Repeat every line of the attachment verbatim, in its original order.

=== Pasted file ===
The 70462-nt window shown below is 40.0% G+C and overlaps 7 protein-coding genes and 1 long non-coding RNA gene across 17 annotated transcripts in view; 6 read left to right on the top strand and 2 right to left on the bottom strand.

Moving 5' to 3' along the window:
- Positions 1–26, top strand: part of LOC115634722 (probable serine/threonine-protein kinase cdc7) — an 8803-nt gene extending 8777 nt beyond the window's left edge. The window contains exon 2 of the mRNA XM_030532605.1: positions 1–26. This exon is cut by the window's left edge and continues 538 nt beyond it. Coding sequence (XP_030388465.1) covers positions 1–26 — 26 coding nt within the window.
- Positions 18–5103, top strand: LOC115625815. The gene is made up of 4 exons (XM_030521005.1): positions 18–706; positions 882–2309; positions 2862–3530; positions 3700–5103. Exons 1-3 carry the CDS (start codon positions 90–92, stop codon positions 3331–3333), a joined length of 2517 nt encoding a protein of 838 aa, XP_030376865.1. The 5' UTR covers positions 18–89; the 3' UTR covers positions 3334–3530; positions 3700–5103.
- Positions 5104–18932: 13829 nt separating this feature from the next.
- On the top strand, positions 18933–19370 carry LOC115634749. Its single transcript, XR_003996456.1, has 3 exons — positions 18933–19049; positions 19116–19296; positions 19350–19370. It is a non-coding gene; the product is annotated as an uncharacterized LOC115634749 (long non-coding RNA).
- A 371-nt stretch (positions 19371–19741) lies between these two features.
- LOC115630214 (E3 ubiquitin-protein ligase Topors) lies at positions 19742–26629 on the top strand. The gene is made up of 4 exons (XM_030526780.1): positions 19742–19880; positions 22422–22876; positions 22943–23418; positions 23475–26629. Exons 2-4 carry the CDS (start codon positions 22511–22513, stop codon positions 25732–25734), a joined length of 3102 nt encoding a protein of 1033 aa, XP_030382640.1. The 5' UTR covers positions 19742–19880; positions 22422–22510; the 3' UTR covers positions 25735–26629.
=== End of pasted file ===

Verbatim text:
The 70462-nt window shown below is 40.0% G+C and overlaps 7 protein-coding genes and 1 long non-coding RNA gene across 17 annotated transcripts in view; 6 read left to right on the top strand and 2 right to left on the bottom strand.

Moving 5' to 3' along the window:
- Positions 1–26, top strand: part of LOC115634722 (probable serine/threonine-protein kinase cdc7) — an 8803-nt gene extending 8777 nt beyond the window's left edge. The window contains exon 2 of the mRNA XM_030532605.1: positions 1–26. This exon is cut by the window's left edge and continues 538 nt beyond it. Coding sequence (XP_030388465.1) covers positions 1–26 — 26 coding nt within the window.
- Positions 18–5103, top strand: LOC115625815. The gene is made up of 4 exons (XM_030521005.1): positions 18–706; positions 882–2309; positions 2862–3530; positions 3700–5103. Exons 1-3 carry the CDS (start codon positions 90–92, stop codon positions 3331–3333), a joined length of 2517 nt encoding a protein of 838 aa, XP_030376865.1. The 5' UTR covers positions 18–89; the 3' UTR covers positions 3334–3530; positions 3700–5103.
- Positions 5104–18932: 13829 nt separating this feature from the next.
- On the top strand, positions 18933–19370 carry LOC115634749. Its single transcript, XR_003996456.1, has 3 exons — positions 18933–19049; positions 19116–19296; positions 19350–19370. It is a non-coding gene; the product is annotated as an uncharacterized LOC115634749 (long non-coding RNA).
- A 371-nt stretch (positions 19371–19741) lies between these two features.
- LOC115630214 (E3 ubiquitin-protein ligase Topors) lies at positions 19742–26629 on the top strand. The gene is made up of 4 exons (XM_030526780.1): positions 19742–19880; positions 22422–22876; positions 22943–23418; positions 23475–26629. Exons 2-4 carry the CDS (start codon positions 22511–22513, stop codon positions 25732–25734), a joined length of 3102 nt encoding a protein of 1033 aa, XP_030382640.1. The 5' UTR covers positions 19742–19880; positions 22422–22510; the 3' UTR covers positions 25735–26629.